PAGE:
GNOME Adds Bit To Launcher Files For Indicating Apps That Should Run On Discrete GPUs
Written by Michael Larabel in GNOME on 4 May 2020 at 12:12 PM EDT. 23 Comments
GNOME --
The GNOME Shell has long provided the ability for easily launching applications on alternative GPUs namely for multi-GPU/Optimus-type setups especially with the increasing number of laptops having both integrated and discrete graphics. GNOME is now introducing an addition to .desktop files so applications can specify if they should run on the dedicated GPU if available.

GNOME developers have introduced a new PrefersNonDefaultGPU entry key to the .desktop file specification for launching programs. This allows for automatically launching the application on discrete GPUs for PRIME-enabled setups. This is basically a hint for the shell to activate running the GPU on the dGPU rather than the user having to right click on the application and opt for launching on the alternative GPU. For those with single GPU systems, this new option will have no impact on you.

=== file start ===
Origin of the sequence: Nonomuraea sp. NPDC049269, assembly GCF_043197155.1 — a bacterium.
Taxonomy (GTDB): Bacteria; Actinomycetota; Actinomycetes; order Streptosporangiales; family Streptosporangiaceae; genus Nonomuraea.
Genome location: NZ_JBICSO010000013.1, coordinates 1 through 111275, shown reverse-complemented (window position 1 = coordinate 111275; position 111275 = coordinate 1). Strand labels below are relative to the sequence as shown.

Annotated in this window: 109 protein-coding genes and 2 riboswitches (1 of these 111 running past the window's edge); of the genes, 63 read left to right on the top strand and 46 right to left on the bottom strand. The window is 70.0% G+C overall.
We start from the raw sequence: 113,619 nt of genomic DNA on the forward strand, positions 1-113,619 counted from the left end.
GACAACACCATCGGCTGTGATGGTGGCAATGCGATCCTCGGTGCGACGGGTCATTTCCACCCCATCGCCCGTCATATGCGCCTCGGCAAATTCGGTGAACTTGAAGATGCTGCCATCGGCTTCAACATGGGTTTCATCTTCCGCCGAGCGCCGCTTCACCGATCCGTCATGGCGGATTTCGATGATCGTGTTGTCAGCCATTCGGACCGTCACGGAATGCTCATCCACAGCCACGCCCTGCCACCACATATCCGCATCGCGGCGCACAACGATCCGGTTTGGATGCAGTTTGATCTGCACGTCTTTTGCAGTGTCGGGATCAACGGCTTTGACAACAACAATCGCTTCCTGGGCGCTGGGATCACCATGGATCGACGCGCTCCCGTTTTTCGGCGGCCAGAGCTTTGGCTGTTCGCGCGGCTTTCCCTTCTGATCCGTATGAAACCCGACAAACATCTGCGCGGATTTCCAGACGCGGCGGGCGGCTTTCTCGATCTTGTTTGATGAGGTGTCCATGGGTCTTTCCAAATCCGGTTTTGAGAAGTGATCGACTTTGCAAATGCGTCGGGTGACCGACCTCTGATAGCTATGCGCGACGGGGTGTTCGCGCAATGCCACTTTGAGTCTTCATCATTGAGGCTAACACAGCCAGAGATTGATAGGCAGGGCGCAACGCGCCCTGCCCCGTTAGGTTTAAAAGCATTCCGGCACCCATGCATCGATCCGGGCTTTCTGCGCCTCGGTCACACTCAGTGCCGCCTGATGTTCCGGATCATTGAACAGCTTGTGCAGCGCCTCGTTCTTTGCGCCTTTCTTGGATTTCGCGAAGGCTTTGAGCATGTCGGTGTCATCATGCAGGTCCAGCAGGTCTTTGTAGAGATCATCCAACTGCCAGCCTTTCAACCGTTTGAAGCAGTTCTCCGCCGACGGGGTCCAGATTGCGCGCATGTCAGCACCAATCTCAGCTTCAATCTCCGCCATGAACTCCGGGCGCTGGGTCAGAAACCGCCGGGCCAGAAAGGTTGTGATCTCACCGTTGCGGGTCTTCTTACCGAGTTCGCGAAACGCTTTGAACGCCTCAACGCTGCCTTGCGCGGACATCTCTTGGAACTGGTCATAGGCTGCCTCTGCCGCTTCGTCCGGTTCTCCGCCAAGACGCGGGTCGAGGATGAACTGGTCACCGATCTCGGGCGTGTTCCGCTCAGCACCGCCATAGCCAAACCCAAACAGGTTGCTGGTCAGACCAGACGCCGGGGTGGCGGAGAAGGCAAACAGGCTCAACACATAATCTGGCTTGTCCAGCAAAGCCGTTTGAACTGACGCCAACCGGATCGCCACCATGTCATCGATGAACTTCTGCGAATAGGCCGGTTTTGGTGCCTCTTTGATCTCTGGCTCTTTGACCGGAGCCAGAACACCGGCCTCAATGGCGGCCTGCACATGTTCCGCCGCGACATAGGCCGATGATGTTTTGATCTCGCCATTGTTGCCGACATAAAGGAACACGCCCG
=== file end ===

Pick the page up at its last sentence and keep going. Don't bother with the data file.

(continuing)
Now it's a matter of seeing how many applications begin making use of this PrefersNonDefaultGPU option for improving the multi-GPU/PRIME experience.

Across several commits today the support was merged to the GNOME Shell. This blog post further describes this PrefersNonDefaultGPU addition.
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Michael Larabel is the principal author of Phoronix.com and founded the site in 2004 with a focus on enriching the Linux hardware experience. Michael has written more than 20,000 articles covering the state of Linux hardware support, Linux performance, graphics drivers, and other topics. Michael is also the lead developer of the Phoronix Test Suite, Phoromatic, and OpenBenchmarking.org automated benchmarking software. He can be followed via Twitter or contacted via MichaelLarabel.com.

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